Since you are writing this “book”, the story line is up to you. As with most publications, however, there are some formatting and presentation conventions best followed.
This does not mean that there is no room for creative "building" on your part. Include what you believe best reflects the total professional you!
For ideas on what those chapters could include, visit the A&S Careers Program in CAS 125 to ask for a “Professional Portfolio Item Sheet.”
- Three-ring binder - preferably with a zipper
- This allows you to add and remove information quickly while providing easy access to those interested in reviewing the portfolio. The investment in a good quality leather binder is worth consideration. It will pay for itself many times over in durability and in the message it sends to those perusing its contents. A second, less expensive notebook should be obtained to house all original documents and should be retained in a safe place.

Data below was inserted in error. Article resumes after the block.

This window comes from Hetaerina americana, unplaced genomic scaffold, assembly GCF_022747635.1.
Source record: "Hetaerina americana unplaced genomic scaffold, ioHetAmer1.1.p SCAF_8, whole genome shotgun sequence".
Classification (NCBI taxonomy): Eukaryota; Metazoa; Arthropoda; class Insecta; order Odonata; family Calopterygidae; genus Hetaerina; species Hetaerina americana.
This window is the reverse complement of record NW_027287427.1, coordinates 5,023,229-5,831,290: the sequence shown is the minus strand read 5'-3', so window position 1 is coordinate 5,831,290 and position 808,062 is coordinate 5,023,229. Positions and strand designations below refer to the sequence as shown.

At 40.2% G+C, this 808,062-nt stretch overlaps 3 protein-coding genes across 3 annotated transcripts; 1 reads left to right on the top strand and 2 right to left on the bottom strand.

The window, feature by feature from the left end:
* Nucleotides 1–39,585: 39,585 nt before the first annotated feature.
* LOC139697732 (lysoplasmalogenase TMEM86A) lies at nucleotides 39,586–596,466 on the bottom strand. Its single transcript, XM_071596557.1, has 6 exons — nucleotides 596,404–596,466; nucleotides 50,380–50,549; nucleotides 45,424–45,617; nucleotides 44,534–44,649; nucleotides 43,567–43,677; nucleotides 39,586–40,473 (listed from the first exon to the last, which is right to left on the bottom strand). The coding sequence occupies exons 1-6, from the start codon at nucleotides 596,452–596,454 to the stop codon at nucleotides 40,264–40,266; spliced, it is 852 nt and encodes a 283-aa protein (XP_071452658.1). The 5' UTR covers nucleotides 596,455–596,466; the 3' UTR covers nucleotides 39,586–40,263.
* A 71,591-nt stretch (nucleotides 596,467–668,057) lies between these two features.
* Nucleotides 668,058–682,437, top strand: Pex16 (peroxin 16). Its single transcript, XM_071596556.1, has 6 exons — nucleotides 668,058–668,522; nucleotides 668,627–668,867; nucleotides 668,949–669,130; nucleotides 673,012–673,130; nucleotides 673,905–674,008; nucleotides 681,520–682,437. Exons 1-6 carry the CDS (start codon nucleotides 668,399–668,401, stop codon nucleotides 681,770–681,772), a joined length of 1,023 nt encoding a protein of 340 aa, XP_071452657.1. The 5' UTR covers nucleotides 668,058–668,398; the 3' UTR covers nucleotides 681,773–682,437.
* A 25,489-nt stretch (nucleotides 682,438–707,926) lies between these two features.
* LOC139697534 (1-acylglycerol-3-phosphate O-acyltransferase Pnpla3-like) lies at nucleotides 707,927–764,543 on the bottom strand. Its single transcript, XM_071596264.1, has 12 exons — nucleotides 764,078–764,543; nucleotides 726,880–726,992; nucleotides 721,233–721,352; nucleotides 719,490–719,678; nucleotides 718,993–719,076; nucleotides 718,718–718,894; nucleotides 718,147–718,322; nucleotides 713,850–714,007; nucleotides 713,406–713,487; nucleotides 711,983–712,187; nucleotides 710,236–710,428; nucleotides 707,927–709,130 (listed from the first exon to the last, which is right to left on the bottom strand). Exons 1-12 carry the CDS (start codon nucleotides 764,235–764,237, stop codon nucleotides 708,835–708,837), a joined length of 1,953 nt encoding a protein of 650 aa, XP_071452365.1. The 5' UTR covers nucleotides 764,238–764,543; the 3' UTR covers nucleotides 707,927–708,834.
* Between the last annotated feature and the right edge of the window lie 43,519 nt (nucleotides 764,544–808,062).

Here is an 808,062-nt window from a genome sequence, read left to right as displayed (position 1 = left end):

- Protective plastic sleeves
- These will be used to shield each of your documents individually. Use connected sheets to highlight a multi-page project.
- Tabbed Indexes
- These dividers are best if they have oversized, insertable tabs in case you decide to change marketing strategies and rename a section of your portfolio
- Copy Bond
- Because you are keeping originals in a safe place and are using plastic sleeves, regular 20# copy paper in white, off-white, or buff will be sufficient for making inclusive document copies. If originals are in color, you must make color copies. Remember, all holdings must appear to be originals.
- Description Cards
- Each holding should have a description card usually found in the bottom right-hand corner of the protective sleeve. You will need a slightly heavier paper than copy bond [or perhaps blank business cards] to assure that each card maintains its position on top of the showcased documentation. These cards should NEVER be glued or taped to the documents. These cards should provide clear, concise additional insight regarding the showcased document and not reiterate the obvious.